Juul woes come full circle: e-cigarette maker to pay $438.5 million

Juul woes come full circle: e-cigarette maker to pay $438.5 million

E-cigarette maker Juul suffered a major financial blow on Tuesday after tentatively agreeing to pay $438.5 million to settle an investigation into its controversial marketing practices – a significant sum for a company whose 2021 net income was $2.475 billion, according to their financial filings. In the aftermath, Juul potentially shut down an investigation involving nearly three dozen states. It’s been a long and winding journey for the beleaguered company, which has raised eyebrows in recent years for buying up an entire issue of a scientific journal and allegedly targeting young people with its ads.

This latest practice is what forced Juul to agree to the nine-figure settlement paid to a number of US states, as studies have repeatedly shown that e-cigarettes have become a preferred method of smoking nicotine among people. youth. Indeed, a recent peer-reviewed study estimated that between $130 million and $650 million of Juul’s net revenue in 2018 came from young people.

According to a 2021 report from the Food and Drug Administration (FDA), approximately 2.55 million American adolescents – or about 1 in 11 (9.3%) – currently use a nicotine product; “current” is defined here as meaning that they have used the product within 30 days. This includes 2.06 million secondary school students, or 13.4% of all high school students, and 470,000 middle school students (4%).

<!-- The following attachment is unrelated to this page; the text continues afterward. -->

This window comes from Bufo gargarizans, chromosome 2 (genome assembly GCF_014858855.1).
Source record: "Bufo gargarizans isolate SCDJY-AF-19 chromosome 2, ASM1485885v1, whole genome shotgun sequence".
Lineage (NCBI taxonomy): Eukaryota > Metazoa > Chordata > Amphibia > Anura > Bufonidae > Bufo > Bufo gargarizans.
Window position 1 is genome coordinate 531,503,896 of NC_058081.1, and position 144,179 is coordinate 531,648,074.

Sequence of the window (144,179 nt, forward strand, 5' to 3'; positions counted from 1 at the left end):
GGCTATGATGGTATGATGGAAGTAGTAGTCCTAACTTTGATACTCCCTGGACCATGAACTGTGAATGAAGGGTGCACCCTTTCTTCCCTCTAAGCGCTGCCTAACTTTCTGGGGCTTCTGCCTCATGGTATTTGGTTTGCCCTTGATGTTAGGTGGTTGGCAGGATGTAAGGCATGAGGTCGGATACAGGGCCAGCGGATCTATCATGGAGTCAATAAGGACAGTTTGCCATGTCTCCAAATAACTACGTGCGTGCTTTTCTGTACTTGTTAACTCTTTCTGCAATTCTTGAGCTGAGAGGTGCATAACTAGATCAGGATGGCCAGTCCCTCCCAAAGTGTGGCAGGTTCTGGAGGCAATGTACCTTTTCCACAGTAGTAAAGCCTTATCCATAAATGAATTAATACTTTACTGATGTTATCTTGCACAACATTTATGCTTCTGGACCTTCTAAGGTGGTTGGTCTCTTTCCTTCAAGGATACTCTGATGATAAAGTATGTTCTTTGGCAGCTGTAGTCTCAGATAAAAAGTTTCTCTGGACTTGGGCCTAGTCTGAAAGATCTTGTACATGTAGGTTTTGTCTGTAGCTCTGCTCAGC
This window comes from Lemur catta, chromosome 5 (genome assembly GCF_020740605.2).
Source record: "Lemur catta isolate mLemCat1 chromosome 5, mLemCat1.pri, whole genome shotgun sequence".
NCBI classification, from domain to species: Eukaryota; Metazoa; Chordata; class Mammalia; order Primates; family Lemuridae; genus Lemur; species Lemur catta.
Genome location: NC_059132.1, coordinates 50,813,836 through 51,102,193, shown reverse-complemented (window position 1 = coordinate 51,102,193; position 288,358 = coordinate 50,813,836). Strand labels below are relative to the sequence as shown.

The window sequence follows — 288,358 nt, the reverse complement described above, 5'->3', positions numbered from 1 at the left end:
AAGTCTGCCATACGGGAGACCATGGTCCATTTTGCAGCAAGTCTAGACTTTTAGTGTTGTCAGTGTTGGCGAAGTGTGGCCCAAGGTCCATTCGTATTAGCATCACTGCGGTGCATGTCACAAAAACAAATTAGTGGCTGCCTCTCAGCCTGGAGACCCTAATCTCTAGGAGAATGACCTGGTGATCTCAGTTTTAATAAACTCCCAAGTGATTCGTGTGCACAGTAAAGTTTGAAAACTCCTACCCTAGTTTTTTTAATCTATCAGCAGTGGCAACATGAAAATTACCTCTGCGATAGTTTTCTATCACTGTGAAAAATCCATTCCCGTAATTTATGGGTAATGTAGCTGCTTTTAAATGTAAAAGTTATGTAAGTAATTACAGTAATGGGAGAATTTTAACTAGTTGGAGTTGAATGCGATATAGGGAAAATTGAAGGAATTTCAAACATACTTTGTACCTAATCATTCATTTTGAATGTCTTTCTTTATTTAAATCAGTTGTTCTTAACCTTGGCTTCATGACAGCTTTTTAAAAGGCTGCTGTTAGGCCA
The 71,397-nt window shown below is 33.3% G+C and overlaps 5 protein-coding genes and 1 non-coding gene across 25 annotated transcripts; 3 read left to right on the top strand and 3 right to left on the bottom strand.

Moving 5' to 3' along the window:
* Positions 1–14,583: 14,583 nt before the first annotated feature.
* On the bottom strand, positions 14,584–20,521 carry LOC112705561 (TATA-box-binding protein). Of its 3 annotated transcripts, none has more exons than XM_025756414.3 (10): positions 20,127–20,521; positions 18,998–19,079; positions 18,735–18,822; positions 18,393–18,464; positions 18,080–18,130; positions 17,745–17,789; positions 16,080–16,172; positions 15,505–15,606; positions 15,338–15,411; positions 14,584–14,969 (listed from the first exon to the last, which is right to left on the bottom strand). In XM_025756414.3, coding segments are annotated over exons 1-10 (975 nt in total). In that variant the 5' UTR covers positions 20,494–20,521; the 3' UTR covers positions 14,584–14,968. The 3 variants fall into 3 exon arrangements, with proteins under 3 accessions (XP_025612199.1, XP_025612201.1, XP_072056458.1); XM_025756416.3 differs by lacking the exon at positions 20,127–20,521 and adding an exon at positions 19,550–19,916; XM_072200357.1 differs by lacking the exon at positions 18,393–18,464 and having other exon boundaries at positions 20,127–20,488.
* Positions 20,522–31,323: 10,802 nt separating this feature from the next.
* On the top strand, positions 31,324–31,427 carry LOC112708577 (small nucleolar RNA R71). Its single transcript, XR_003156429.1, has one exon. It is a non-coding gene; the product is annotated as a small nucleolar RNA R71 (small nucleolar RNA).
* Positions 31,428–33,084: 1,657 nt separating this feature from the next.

E-cigarettes were overwhelmingly the preferred method of consuming nicotine, with 2.06 million middle and high school students (7.6%) reporting smoking while vaping. In contrast, only 410,000 (1.5%) said they preferred cigarettes.


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The Centers for Disease Control and Prevention (CDC) reports that, since 2014, e-cigarettes have remained the most frequently used tobacco product among young people. There is also circumstantial evidence that the multitude of flavors of e-cigarettes has helped the product gain traction: in 2021, 85.8% of high school students and 79.2% of college students who consumed e-cigarettes within 30 days did it with a flavored cigarette. version.

A 2022 meta-analysis of existing scholarship concluded that “the use of e-cigarettes as a therapeutic intervention to quit smoking can lead to lifelong nicotine addiction.”

“The first thing is that e-cigarettes almost always contain nicotine,” Robert Schwartz, a University of Toronto professor and executive director of the Ontario Tobacco Research Unit, told Salon. He explained that nicotine products are “very highly addictive”, adding that “research has shown very clearly that young people who vape nicotine become addicted to that nicotine”.

He explicitly linked this to e-cigarette marketing campaigns, which he said were indeed analogous to those of Big Tobacco years ago.

“A lot of the same kinds of approaches have been taken,” Schwartz pointed out. “It’s all about lifestyle. Juul, in its early youth promotions, promoted it as cool. It’s the ‘thing to do’ and using all sorts of colors and appealing images of youth themselves using vaping products, they clearly adopted tobacco tactics.”